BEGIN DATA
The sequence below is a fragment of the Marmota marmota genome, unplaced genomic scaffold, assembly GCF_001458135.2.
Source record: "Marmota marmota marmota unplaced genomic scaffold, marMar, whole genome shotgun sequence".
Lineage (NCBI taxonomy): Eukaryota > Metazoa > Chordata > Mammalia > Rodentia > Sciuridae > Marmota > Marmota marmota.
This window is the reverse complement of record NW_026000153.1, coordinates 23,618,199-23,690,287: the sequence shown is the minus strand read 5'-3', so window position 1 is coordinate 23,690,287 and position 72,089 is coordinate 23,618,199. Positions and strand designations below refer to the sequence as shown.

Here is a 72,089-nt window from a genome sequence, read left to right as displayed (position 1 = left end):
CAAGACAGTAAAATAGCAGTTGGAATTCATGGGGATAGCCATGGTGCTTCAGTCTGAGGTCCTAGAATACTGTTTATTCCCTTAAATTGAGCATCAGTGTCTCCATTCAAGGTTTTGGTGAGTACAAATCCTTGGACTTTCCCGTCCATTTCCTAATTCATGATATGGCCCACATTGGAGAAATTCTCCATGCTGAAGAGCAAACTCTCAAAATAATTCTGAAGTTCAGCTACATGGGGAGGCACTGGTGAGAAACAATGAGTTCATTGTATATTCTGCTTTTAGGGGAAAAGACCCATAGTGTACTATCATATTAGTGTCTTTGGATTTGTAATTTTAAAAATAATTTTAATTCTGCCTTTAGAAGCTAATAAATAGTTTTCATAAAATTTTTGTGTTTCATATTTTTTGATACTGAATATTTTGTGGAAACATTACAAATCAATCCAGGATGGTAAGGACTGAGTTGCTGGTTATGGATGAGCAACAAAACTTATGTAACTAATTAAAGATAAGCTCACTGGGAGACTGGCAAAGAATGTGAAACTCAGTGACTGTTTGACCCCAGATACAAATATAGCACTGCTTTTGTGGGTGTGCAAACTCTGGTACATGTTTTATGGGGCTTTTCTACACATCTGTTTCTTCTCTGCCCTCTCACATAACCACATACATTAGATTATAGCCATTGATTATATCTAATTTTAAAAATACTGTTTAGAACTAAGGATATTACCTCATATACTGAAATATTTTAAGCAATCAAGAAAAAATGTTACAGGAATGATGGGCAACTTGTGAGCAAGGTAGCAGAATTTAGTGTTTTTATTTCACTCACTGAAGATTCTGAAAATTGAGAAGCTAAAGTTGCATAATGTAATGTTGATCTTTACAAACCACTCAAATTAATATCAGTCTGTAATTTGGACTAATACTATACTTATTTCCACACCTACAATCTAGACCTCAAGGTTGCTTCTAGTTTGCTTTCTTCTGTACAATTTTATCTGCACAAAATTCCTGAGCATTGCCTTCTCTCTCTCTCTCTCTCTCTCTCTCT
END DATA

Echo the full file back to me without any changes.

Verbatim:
The sequence below is a fragment of the Marmota marmota genome, unplaced genomic scaffold, assembly GCF_001458135.2.
Source record: "Marmota marmota marmota unplaced genomic scaffold, marMar, whole genome shotgun sequence".
Lineage (NCBI taxonomy): Eukaryota > Metazoa > Chordata > Mammalia > Rodentia > Sciuridae > Marmota > Marmota marmota.
This window is the reverse complement of record NW_026000153.1, coordinates 23,618,199-23,690,287: the sequence shown is the minus strand read 5'-3', so window position 1 is coordinate 23,690,287 and position 72,089 is coordinate 23,618,199. Positions and strand designations below refer to the sequence as shown.

Here is a 72,089-nt window from a genome sequence, read left to right as displayed (position 1 = left end):
CAAGACAGTAAAATAGCAGTTGGAATTCATGGGGATAGCCATGGTGCTTCAGTCTGAGGTCCTAGAATACTGTTTATTCCCTTAAATTGAGCATCAGTGTCTCCATTCAAGGTTTTGGTGAGTACAAATCCTTGGACTTTCCCGTCCATTTCCTAATTCATGATATGGCCCACATTGGAGAAATTCTCCATGCTGAAGAGCAAACTCTCAAAATAATTCTGAAGTTCAGCTACATGGGGAGGCACTGGTGAGAAACAATGAGTTCATTGTATATTCTGCTTTTAGGGGAAAAGACCCATAGTGTACTATCATATTAGTGTCTTTGGATTTGTAATTTTAAAAATAATTTTAATTCTGCCTTTAGAAGCTAATAAATAGTTTTCATAAAATTTTTGTGTTTCATATTTTTTGATACTGAATATTTTGTGGAAACATTACAAATCAATCCAGGATGGTAAGGACTGAGTTGCTGGTTATGGATGAGCAACAAAACTTATGTAACTAATTAAAGATAAGCTCACTGGGAGACTGGCAAAGAATGTGAAACTCAGTGACTGTTTGACCCCAGATACAAATATAGCACTGCTTTTGTGGGTGTGCAAACTCTGGTACATGTTTTATGGGGCTTTTCTACACATCTGTTTCTTCTCTGCCCTCTCACATAACCACATACATTAGATTATAGCCATTGATTATATCTAATTTTAAAAATACTGTTTAGAACTAAGGATATTACCTCATATACTGAAATATTTTAAGCAATCAAGAAAAAATGTTACAGGAATGATGGGCAACTTGTGAGCAAGGTAGCAGAATTTAGTGTTTTTATTTCACTCACTGAAGATTCTGAAAATTGAGAAGCTAAAGTTGCATAATGTAATGTTGATCTTTACAAACCACTCAAATTAATATCAGTCTGTAATTTGGACTAATACTATACTTATTTCCACACCTACAATCTAGACCTCAAGGTTGCTTCTAGTTTGCTTTCTTCTGTACAATTTTATCTGCACAAAATTCCTGAGCATTGCCTTCTCTCTCTCTCTCTCTCTCTCTCTCT